US Secretary of Commerce cited for felony hit-and-run car accidents (+video)

John Bryson, US Secretary of Commerce, was involved in two auto accidents Saturday in Southern California, according to authorities. Bryson was taken to a local hospital for treatment and later released.

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    President Barack Obama shakes hands with US Commerce Secretary John Bryson at the White House in Washington in this file photo from when Bryson took office. Now, the Commerce Secretary is taking a leave of absence.
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U.S. Commerce Secretary John Bryson was cited for felony hit-and-run following two Los Angeles-area traffic crashes that left him injured and unconscious, police said Monday.

Bryson suffered a seizure, the US Commerce Department said in a statement released Monday.

Bryson, 68, was treated at a hospital following the crashes around 5 p.m. PDT Saturday, the Los Angeles County Sheriff's department and the San Gabriel Police Department said in a joint statement.

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"Secretary Bryson was involved in a traffic accident over the weekend," the Commerce Department said Monday. "He was taken to the hospital for examination and has been released. He has sustained no injuries and the investigation is ongoing."

Bryson, 68, was treated at a hospital for injuries following the crashes around 5 p.m. PDT Saturday, the Los Angeles County Sheriff's department and the San Gabriel Police Department said in a joint statement.

"Secretary Bryson was involved in a traffic accident over the weekend," the Commerce Department said Monday. "He was taken to the hospital for examination and has been released. He has sustained no injuries and the investigation is ongoing."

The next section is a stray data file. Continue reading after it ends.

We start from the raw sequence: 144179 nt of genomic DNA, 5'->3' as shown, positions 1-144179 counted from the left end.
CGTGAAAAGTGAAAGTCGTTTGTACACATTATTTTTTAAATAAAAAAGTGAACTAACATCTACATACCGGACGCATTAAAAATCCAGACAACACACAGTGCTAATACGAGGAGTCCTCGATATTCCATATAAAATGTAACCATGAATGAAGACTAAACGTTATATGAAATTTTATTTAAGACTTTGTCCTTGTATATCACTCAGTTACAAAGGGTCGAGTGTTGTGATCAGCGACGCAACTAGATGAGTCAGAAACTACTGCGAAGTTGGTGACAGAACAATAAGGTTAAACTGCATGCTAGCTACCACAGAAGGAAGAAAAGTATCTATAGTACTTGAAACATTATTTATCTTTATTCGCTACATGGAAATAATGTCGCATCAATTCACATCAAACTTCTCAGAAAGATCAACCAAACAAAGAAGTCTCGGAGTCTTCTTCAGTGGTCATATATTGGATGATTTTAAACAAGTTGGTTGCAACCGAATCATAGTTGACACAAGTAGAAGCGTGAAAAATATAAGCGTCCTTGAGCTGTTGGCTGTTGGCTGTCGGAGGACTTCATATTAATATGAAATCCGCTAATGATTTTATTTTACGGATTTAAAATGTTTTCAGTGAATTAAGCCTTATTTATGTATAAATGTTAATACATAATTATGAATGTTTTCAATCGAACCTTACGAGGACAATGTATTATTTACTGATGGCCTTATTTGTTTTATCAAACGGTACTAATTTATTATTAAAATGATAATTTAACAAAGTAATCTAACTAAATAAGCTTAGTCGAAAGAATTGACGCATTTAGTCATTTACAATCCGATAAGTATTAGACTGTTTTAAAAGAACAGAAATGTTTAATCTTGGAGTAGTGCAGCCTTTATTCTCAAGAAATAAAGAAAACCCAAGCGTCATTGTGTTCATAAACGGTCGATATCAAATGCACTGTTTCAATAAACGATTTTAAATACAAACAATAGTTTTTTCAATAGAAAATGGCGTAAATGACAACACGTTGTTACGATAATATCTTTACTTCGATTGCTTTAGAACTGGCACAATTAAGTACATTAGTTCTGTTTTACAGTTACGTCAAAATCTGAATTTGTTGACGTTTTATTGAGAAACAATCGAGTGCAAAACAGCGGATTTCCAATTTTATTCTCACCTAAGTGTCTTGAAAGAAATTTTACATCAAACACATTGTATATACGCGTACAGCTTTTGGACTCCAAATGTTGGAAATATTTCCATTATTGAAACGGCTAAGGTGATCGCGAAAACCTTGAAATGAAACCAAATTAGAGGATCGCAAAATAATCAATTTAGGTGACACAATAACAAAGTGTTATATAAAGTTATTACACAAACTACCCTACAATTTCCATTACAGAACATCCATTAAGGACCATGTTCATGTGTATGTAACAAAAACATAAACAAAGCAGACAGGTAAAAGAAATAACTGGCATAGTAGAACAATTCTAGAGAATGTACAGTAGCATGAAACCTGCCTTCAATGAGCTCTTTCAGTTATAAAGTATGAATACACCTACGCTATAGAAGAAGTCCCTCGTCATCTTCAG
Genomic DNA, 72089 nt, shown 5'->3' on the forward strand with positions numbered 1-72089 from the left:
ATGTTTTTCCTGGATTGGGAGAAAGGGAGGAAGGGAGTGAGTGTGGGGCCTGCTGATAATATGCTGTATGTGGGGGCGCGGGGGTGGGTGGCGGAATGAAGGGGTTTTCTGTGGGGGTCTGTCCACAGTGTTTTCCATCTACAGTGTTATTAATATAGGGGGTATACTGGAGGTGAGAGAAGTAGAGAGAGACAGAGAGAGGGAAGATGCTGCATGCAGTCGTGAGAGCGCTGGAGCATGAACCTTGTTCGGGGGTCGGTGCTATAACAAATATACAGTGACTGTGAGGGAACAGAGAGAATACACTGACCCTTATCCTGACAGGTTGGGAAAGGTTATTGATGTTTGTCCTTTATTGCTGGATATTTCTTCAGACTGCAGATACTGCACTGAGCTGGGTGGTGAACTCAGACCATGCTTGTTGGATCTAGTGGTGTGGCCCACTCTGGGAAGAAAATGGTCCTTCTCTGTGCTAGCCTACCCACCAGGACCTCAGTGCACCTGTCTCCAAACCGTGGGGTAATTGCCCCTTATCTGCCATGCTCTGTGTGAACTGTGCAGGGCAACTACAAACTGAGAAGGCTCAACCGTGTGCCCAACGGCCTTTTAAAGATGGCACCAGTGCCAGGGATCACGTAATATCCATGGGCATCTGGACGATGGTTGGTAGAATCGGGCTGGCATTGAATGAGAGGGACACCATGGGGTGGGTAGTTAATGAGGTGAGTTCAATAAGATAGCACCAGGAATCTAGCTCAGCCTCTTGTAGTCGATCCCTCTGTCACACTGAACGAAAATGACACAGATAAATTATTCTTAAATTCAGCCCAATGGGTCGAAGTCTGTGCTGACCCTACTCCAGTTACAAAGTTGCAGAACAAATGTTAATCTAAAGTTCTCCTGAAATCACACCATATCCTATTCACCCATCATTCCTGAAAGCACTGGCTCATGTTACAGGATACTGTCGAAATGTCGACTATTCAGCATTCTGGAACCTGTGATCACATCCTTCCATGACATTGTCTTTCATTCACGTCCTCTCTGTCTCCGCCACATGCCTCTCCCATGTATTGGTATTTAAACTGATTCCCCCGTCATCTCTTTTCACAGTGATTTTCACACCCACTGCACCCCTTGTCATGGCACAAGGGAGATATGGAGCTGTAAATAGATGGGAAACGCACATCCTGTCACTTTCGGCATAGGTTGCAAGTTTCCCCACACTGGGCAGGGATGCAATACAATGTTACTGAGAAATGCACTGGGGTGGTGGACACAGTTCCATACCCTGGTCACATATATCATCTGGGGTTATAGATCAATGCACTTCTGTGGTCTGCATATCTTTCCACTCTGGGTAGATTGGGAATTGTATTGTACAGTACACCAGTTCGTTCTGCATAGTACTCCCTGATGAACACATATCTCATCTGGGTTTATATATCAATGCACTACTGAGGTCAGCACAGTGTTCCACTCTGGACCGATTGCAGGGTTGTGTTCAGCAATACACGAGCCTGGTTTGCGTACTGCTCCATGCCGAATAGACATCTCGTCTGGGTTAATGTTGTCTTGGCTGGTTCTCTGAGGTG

Bryson is facing felony hit-and-run charges, San Gabriel Police spokesman Lt. Ariel Duran said.

The secretary was driving alone in a Lexus on a major street in San Gabriel when he allegedly struck the rear end of a vehicle occupied by three males that had been stopped for a passing train.

He spoke briefly with the occupants and then hit their car again as he departed, the officials said. The three followed him while calling police.

"We did cite him for felony hit-and-run," Duran said. "Later the case (will be) submitted to the DA's office which will make a determination on what they are going to charge him with."

Bryson then allegedly caused a second collision minutes later, also on San Gabriel Boulevard, in the nearby city of Rosemead, striking a car occupied by a man and a woman, the police agencies said.

Bryson was found alone and unconscious in his car and was treated at the scene before being taken to a hospital.

There was no immediate indication that alcohol or drugs played a role in the collisions, the agencies said. And Duran said authorities don't know if Bryon had a prior medical condition.

"When the first officer rolled up on the scene, he was behind his wheel unconscious," Duran said. "But our officer did speak with him at the hospital."

David Axelrod, senior adviser to President Obama, said on CBS's "This Morning" that he doesn't have any details.

"This news broke overnight so I don't have anything to contribute to that. Obviously it's concerning, but I'm not going to comment because I don't know any of the details," he said.

Sheriff's deputy Tony Moore declined to provide any other information, including the name of the hospital.

Two people in the first collision were treated by paramedics after complaining of pain, the officials said. The couple involved in the second crash also complained of pain but declined medical aid.

Damage to the vehicles was minor.

San Gabriel is located just northeast of Los Angeles.

Obama swore in the former utility executive as the head the Commerce Department in October, after easily overcoming conservatives' objections that his pro-environmental views made him unsuited for the job.

As secretary, Bryson has played a role as a member of the president's economic team and has worked to promote job creation. He has also advised on energy issues, particularly in the clean energy sector.

Bryson is the former head of Edison International, the holding company that owns Southern California Edison. Bryson has also served on boards of major corporations including the Boeing Co. and the Walt Disney Co.

He helped oversee Edison's transformation into a leading wind and solar company and launched a plan to turn 65 million square feet of unused commercial rooftops into solar power stations with enough electricity for more than 160,000 homes.

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